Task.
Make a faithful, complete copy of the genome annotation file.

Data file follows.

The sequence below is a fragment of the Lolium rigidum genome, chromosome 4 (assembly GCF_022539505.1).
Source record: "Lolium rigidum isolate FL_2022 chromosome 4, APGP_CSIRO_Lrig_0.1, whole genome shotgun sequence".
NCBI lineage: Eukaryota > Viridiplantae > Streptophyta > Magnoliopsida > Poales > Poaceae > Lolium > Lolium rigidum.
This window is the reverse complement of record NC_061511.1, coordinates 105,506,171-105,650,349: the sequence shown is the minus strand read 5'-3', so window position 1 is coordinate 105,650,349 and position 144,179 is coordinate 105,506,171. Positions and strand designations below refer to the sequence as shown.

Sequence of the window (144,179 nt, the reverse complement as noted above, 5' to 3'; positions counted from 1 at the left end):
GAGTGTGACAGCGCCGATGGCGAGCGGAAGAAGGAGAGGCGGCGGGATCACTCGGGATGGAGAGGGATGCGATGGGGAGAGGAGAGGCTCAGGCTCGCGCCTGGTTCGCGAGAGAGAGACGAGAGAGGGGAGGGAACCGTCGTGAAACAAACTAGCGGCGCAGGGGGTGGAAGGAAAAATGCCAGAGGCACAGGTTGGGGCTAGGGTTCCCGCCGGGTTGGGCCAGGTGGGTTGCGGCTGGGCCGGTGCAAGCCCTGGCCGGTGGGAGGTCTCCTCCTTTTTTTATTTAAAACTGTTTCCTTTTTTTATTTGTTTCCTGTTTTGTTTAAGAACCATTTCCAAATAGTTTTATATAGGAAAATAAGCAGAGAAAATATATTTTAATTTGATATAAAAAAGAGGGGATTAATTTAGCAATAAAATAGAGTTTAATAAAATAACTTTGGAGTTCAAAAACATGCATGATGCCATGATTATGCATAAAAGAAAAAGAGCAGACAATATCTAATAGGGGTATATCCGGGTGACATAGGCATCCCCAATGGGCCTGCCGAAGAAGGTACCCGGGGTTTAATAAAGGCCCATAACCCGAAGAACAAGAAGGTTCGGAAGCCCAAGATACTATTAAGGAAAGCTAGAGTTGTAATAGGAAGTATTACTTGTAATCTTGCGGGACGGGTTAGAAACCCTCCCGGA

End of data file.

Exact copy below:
The sequence below is a fragment of the Lolium rigidum genome, chromosome 4 (assembly GCF_022539505.1).
Source record: "Lolium rigidum isolate FL_2022 chromosome 4, APGP_CSIRO_Lrig_0.1, whole genome shotgun sequence".
NCBI lineage: Eukaryota > Viridiplantae > Streptophyta > Magnoliopsida > Poales > Poaceae > Lolium > Lolium rigidum.
This window is the reverse complement of record NC_061511.1, coordinates 105,506,171-105,650,349: the sequence shown is the minus strand read 5'-3', so window position 1 is coordinate 105,650,349 and position 144,179 is coordinate 105,506,171. Positions and strand designations below refer to the sequence as shown.

Sequence of the window (144,179 nt, the reverse complement as noted above, 5' to 3'; positions counted from 1 at the left end):
GAGTGTGACAGCGCCGATGGCGAGCGGAAGAAGGAGAGGCGGCGGGATCACTCGGGATGGAGAGGGATGCGATGGGGAGAGGAGAGGCTCAGGCTCGCGCCTGGTTCGCGAGAGAGAGACGAGAGAGGGGAGGGAACCGTCGTGAAACAAACTAGCGGCGCAGGGGGTGGAAGGAAAAATGCCAGAGGCACAGGTTGGGGCTAGGGTTCCCGCCGGGTTGGGCCAGGTGGGTTGCGGCTGGGCCGGTGCAAGCCCTGGCCGGTGGGAGGTCTCCTCCTTTTTTTATTTAAAACTGTTTCCTTTTTTTATTTGTTTCCTGTTTTGTTTAAGAACCATTTCCAAATAGTTTTATATAGGAAAATAAGCAGAGAAAATATATTTTAATTTGATATAAAAAAGAGGGGATTAATTTAGCAATAAAATAGAGTTTAATAAAATAACTTTGGAGTTCAAAAACATGCATGATGCCATGATTATGCATAAAAGAAAAAGAGCAGACAATATCTAATAGGGGTATATCCGGGTGACATAGGCATCCCCAATGGGCCTGCCGAAGAAGGTACCCGGGGTTTAATAAAGGCCCATAACCCGAAGAACAAGAAGGTTCGGAAGCCCAAGATACTATTAAGGAAAGCTAGAGTTGTAATAGGAAGTATTACTTGTAATCTTGCGGGACGGGTTAGAAACCCTCCCGGA